Yesterday I reviewed Hillary Clinton’s What Happened. I realized as I was writing that I had more to say than I wanted to fit into one day, so today we pick up more or less where we left off on Thursday.
Clinton, who spends most of the book rehashing the 2016 US presidential election campaign without offering anything new in terms of insights. We already know she thinks the campaign wasn’t fair, that the outcome was influenced by outside sources, particularly the director of the FBI and the Russians. There are good reasons to be upset about that, especially if you are an American. However, fixing her gaze firmly on the past without comprehension does not bode well for the future.
To me it is obvious “what happened.” The people Clinton hired lost sight of the goal. Winning a presidential election in the US isn’t about who gets the most votes, it is about who receives the requisite number of electoral college votes. The Republicans figured that out, the Democrats didn’t. It doesn’t matter that three million more people voted for Clinton than Trump; she lost decisively.
I don’t know how much influence Russian propaganda and misinformation had on the campaign. Probably not as much as Democrats believe and more than Republicans will concede. But there was evidence during the campaign of foreign interference. Democrat strategists didn’t adjust – maybe they were over-confident. They apparently didn’t understand the mood of the country.
Nor could the FBI investigation/non-investigation of Clinton’s emails (which I won’t get into here) have had a major impact if the Democrats had already solidified their support. That people voted for Donald Trump says a lot about their perception of Clinton, and even more about America – and that isn’t flattering. In Canada we know about the police interfering in elections when they shouldn’t – it happened here in 2006. I’m not sure police investigations have much impact unless people are already considering a change of government.
So what is next? Clinton may not really understand what happened, but she knows the status quo must change. She lays out a moderate vision for reform for the Democratic Party. I’ll be bold and say that isn’t going to work. In 2016, popular vote numbers notwithstanding, the public made it clear they weren’t buying the Democrats message. (I have a theory about the Democrats and elections, which I am not going to get into here.)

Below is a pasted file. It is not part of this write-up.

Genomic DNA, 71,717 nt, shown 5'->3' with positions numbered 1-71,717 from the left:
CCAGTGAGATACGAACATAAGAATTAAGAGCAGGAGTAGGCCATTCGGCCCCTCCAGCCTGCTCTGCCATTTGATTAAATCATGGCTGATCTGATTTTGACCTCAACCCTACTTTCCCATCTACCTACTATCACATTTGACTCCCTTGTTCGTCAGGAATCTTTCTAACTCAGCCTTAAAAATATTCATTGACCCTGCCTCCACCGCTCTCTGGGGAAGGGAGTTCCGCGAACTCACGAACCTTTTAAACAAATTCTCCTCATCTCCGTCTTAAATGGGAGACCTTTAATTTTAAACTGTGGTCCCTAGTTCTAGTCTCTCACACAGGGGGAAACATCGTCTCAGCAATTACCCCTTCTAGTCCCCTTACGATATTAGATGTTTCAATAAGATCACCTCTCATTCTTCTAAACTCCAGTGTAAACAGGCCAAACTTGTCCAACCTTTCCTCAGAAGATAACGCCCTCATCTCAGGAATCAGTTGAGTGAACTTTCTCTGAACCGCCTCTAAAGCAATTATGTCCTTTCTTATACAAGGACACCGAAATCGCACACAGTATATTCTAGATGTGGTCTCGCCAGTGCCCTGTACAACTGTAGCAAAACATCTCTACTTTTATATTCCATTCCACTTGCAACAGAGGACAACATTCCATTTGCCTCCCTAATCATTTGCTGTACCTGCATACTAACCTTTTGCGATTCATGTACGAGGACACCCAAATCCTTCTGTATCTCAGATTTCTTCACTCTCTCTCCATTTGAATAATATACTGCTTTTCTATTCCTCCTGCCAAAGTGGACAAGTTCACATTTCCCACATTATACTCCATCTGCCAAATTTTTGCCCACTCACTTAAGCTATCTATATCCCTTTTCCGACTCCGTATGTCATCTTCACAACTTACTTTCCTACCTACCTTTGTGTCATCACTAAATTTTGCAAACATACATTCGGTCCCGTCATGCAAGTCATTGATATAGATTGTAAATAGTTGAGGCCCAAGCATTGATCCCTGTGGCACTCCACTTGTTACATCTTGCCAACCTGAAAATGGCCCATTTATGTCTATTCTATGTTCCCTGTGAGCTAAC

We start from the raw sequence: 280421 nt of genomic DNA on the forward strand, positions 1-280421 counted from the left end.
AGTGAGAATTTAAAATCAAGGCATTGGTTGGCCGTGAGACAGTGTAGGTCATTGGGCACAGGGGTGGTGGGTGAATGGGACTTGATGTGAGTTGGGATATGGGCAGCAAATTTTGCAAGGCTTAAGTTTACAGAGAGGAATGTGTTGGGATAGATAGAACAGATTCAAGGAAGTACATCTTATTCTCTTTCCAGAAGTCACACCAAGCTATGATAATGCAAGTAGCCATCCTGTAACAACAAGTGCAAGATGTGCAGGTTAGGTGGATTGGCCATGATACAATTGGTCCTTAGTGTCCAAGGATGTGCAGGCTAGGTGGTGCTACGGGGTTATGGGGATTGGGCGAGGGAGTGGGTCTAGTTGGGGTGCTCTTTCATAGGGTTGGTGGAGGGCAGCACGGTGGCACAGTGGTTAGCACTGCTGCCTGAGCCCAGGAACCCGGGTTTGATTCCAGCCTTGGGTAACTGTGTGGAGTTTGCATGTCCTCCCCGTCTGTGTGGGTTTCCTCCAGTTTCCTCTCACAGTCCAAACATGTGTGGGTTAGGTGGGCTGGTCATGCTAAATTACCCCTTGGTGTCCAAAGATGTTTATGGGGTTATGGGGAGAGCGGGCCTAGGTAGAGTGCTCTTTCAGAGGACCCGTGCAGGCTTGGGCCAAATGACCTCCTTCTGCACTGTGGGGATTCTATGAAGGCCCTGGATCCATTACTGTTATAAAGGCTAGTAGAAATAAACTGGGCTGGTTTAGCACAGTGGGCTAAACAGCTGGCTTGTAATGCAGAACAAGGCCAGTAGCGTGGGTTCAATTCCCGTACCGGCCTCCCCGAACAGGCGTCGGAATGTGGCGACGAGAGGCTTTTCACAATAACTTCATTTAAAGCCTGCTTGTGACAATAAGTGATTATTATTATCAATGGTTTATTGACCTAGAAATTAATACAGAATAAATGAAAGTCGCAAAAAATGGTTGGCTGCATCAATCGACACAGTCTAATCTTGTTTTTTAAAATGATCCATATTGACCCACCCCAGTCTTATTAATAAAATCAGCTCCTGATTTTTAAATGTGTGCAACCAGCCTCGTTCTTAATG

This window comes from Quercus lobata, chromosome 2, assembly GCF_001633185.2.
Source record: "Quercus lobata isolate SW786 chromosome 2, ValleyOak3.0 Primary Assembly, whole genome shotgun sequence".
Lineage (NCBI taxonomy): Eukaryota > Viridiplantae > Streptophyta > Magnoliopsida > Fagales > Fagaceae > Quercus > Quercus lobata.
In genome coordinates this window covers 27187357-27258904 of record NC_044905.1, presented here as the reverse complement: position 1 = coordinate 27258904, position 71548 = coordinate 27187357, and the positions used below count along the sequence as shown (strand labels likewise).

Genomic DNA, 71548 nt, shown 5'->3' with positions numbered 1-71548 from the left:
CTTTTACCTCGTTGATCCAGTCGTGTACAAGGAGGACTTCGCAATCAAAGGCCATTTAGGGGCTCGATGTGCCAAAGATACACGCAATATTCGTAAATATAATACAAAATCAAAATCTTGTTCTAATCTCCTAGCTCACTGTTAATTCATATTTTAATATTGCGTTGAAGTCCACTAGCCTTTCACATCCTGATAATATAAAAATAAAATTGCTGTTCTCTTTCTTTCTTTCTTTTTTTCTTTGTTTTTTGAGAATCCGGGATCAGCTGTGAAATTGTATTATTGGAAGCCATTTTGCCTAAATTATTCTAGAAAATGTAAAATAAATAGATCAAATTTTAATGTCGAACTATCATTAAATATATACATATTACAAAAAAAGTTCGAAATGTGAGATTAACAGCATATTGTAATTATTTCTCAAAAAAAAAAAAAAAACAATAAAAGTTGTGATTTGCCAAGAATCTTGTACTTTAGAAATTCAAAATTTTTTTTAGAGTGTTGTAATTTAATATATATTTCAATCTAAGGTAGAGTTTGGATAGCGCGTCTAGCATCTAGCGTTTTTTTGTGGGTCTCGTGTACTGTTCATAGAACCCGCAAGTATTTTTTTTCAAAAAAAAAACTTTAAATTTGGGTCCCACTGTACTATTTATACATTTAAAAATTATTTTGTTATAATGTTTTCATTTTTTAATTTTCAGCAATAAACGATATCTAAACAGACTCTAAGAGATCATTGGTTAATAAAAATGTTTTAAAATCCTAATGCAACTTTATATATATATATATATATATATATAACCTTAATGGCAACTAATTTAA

American politicians, in word and deed, have created a toxic climate of political polarization in the US that may take decades to reverse. It may require a complete revamping of the system, something almost as unlikely as the United States implementing rational gun control laws.
Clinton rails against the electoral college system, but any voting system has its flaws, and she knew the rules going into the election. Don’t whine if the other party is better at playing the game. If the process is open, transparent and arguably fair, then that should be sufficient. Personally, I despise the electoral college system, but not being an American I don’t see that my opinion counts for much.
She also sees a need for electoral financing reform. I didn’t pay attention to what she proposed during the campaign, but I suspect it wouldn’t have gone far enough. American elections are bought and sold, pretty much always have been. In the absence of proper financial restrictions so too are many, if not most, American politicians. A successful Congressman has to raise $10,000 weekly for their re-election campaign. That’s a million dollars, more or less. A Canadian Member of Parliament is limited to about $100,000 in campaign spending. You see the difference? In Canada there are no corporate donations allowed. Individuals are limited to a maximum $1,200 in donations annually, unlike in the US where donors with deep pockets can spend millions. And don’t get me started on election advertising from special interests, which is also restricted. Our electoral system may not be perfect, but it can’t be bought.
I have pondered the American dilemma for years and have thought of several possible ways to improve their system. It would take time, but it could be done. The United States could once again become a functioning democracy instead of being the punch line for political jokes.
However, I’m not going to outline the solution here. I’m not feeling altruistic today, and for the past decade I have become accustomed to being paid when I give political advice. Some of my ideas are common sense; you could come up with them yourself. Others would challenge the American status quo and would take real courage to introduce. Politicians generally like the status quo. That is why Prime Minister Selfie abandoned his Canadian electoral reform proposals. Changing the system was a good idea when he was in opposition, but it isn’t as appealing when that system made him Prime Minister.
As I said yesterday, Hillary Clinton’s What Happened should have a question mark attached. I don’t think she really figured it out. I think that’s true of Americans in general.
And you know what they say about those who don’t learn the lessons of history.